Transitional jobs become permanent

One interview shows how the stricter requirements for German language skills forced a Romanian doctor to return to her country of origin. Another migrant woman who was overqualified for her job was discriminated against by her colleague because the latter was afraid of being replaced. The interviews also show that an Eastern European accent is in itself a trigger for discrimination, even if that person has good German language skills.

“A key mechanism of deskilling is the lack of financial resources, which forces migrants to find work as soon as they arrive,” explains Anna-Katharina Draxl. “They take on low-skilled jobs – for instance in construction or as a cleaner – with the intention to return to a job that corresponds to their qualifications once they have received professional recognition or have acquired sufficient language skills.” In many cases this just does not work out. The migrants remain “stuck” in the lowly job and are also repeatedly placed in comparable jobs by the Public Employment Service (AMS).

Reflecting on discrimination

In addition to the interviews with migrants, the project also includes discussions with representatives of organizations such as the Chamber of Commerce or the AMS in order to be able to make statements on institutional framework conditions. The single most important measure to mitigate the problem of deskilling is obvious, and many parties have repeatedly been calling for a change: the process of recognizing professional qualifications must be speeded up and made less cumbersome. But there is also a need for more reflection on discriminatory structures within the economy and society.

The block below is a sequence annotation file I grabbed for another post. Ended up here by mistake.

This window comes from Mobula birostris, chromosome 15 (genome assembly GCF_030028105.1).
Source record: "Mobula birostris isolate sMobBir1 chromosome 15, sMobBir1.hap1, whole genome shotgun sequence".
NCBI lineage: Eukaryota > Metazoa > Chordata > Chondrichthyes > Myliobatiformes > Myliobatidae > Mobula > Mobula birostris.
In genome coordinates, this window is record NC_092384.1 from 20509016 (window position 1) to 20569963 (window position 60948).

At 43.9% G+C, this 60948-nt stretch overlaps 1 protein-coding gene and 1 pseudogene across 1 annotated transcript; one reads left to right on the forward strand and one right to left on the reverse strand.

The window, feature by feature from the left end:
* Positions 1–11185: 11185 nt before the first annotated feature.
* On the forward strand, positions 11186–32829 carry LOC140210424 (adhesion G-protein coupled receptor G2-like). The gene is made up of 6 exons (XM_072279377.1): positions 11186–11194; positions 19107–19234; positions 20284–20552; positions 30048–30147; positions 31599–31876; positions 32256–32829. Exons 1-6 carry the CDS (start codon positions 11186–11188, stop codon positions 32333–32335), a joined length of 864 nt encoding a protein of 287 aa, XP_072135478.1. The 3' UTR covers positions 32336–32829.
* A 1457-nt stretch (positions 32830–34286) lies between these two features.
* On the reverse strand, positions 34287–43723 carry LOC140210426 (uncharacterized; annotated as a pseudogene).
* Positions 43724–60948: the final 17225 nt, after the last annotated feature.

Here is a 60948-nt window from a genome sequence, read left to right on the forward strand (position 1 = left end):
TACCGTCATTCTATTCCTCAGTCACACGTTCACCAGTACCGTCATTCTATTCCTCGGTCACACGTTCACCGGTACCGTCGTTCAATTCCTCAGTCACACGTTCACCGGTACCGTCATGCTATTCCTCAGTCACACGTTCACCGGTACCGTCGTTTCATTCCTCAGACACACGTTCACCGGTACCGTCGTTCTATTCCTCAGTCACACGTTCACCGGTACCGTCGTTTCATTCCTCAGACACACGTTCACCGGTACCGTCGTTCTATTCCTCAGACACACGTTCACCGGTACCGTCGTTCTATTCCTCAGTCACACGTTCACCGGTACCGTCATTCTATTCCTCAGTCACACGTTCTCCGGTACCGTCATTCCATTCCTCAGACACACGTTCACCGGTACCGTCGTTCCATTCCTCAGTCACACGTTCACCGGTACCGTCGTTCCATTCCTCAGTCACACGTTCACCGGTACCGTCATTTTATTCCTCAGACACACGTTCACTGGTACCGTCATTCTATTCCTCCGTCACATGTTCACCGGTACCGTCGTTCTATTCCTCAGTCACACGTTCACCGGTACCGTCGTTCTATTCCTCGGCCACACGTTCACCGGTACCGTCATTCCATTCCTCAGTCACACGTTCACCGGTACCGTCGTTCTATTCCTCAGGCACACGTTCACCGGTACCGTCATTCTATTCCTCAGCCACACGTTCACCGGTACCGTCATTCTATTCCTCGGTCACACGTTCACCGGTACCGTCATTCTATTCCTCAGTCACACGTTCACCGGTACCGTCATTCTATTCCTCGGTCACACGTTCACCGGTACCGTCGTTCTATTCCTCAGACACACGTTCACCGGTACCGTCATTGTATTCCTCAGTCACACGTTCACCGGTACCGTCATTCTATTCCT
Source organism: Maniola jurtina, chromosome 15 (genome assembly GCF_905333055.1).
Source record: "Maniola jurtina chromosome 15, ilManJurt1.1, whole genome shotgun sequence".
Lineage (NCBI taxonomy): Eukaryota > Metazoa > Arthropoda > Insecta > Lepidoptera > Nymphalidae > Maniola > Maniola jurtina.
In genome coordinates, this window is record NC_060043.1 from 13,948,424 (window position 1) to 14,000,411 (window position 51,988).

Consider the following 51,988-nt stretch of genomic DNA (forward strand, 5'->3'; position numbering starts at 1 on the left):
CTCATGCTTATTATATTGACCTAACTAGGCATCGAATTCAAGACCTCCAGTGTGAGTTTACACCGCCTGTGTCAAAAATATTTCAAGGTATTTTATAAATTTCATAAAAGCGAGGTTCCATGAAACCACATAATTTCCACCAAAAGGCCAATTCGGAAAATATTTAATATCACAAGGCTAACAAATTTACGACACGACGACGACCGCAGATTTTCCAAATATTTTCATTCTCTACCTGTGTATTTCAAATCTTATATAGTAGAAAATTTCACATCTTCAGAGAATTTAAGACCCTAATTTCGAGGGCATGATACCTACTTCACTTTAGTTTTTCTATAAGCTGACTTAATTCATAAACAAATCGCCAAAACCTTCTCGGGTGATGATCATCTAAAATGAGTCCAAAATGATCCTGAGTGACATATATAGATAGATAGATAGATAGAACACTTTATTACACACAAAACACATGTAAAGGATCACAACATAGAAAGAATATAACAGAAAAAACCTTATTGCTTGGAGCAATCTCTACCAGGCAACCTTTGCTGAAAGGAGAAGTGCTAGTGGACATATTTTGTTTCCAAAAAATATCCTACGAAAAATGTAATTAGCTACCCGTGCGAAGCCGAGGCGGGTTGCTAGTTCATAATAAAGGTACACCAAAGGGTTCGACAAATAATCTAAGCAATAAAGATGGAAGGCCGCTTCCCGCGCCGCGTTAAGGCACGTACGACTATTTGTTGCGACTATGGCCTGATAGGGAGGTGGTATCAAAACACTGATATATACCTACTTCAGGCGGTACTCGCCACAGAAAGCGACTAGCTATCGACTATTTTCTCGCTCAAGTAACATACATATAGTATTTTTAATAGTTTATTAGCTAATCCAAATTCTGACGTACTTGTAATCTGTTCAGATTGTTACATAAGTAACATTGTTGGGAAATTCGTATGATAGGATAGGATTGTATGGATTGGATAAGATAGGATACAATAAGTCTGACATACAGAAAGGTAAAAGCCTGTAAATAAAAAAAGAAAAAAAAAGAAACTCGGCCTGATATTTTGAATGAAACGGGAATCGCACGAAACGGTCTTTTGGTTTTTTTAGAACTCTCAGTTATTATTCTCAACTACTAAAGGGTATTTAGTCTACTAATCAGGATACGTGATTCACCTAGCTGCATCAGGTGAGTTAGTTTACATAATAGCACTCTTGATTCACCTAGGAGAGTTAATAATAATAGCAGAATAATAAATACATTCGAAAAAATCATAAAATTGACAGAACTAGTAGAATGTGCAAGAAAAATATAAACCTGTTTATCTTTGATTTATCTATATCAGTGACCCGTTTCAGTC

The sociologists are making a contribution to this end in the shape of a citizen-science initiative. In the add-on project “Understanding racism”, which is funded by the Austrian Science Fund FWF as part of the Top Citizen Science program, non-researchers are involved in the interpretation of the interviews. “We are interested in how people with different backgrounds perceive the statements that may contain experiences of discrimination,” notes Draxl.

Personal details

Elisabeth Scheibelhofer is a professor at the Department of Sociology at the University of Vienna. Her research focuses on migration, mobility and qualitative methods. In the project “Deskilling among 'new' EU migrants” (DeMiCo), which receives EUR 399,000 in funding from the Austrian Science Fund FWF and is set to run until 2025, she is collaborating with the sociologists Clara Holzinger (postdoc) and Anna-Katharina Draxl (predoc), both of whom are also trained in teaching German as a foreign language.


Holzinger C. & Draxl A.: Ein rassismuskritischer Blick auf sprachbezogene Diskriminierung beim Zugang zu wohlfahrtsstaatlichen Leistungen und am Arbeitsmarkt, in: Momentum Quarterly 2024

Scheibelhofer E., Holzinger C., Draxl A.: Confronting Racialised Power Asymmetries in the Interview Setting: Positioning Strategies of Highly Qualified Migrants, in: Social Inclusion 2023

Scheibelhofer E.: The Interpretive Interview. An Interview Form Centring on Research Participants' Constructions, in: International Journal of Qualitative Methods 2023

More information

Sociologists investigate the phenomena that are responsible for the fact that immigrant workers often work below their level of education. To this end, the researchers work together with migrants and have initiated a citizen-science program on top.